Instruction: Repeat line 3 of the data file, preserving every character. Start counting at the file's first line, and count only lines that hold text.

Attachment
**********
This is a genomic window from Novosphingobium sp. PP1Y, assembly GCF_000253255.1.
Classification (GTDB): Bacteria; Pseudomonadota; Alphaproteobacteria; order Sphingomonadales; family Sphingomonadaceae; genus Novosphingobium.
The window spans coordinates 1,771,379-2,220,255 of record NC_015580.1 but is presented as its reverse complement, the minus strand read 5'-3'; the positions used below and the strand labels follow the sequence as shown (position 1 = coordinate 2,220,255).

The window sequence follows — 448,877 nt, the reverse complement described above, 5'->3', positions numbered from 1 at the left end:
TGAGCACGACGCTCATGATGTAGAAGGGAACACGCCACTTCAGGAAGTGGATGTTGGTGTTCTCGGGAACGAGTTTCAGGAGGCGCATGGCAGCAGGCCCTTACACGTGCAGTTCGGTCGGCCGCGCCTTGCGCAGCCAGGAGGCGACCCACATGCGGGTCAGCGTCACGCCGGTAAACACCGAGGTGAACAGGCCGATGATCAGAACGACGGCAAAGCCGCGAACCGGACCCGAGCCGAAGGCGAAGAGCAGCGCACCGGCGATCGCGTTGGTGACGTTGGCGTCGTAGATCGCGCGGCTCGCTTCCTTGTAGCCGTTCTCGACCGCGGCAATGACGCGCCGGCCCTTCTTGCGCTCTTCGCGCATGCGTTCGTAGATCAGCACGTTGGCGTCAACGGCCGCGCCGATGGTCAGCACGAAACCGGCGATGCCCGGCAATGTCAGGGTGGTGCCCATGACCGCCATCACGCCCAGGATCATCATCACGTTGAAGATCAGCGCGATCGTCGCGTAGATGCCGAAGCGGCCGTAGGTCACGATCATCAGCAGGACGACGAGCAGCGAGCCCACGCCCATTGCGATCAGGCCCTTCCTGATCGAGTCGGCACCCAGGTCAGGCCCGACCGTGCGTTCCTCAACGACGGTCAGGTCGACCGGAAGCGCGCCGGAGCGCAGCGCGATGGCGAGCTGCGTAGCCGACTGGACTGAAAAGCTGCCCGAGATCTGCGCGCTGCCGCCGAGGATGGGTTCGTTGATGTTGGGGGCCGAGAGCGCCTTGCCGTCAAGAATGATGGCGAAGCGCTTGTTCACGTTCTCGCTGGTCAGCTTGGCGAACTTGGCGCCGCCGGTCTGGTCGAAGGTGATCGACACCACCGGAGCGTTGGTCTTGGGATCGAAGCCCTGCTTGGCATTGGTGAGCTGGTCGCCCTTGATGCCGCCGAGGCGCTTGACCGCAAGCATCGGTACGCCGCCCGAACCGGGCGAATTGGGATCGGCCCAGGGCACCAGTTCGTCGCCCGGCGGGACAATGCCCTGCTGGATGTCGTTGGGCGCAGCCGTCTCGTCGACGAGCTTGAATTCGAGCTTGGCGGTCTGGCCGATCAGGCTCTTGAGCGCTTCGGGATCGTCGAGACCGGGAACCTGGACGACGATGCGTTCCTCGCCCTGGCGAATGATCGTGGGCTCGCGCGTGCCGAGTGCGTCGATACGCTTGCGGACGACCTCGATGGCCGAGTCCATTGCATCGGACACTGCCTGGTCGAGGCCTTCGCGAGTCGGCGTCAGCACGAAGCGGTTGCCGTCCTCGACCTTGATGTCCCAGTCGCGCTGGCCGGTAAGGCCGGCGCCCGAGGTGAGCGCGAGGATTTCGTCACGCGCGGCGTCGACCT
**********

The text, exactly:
The window spans coordinates 1,771,379-2,220,255 of record NC_015580.1 but is presented as its reverse complement, the minus strand read 5'-3'; the positions used below and the strand labels follow the sequence as shown (position 1 = coordinate 2,220,255).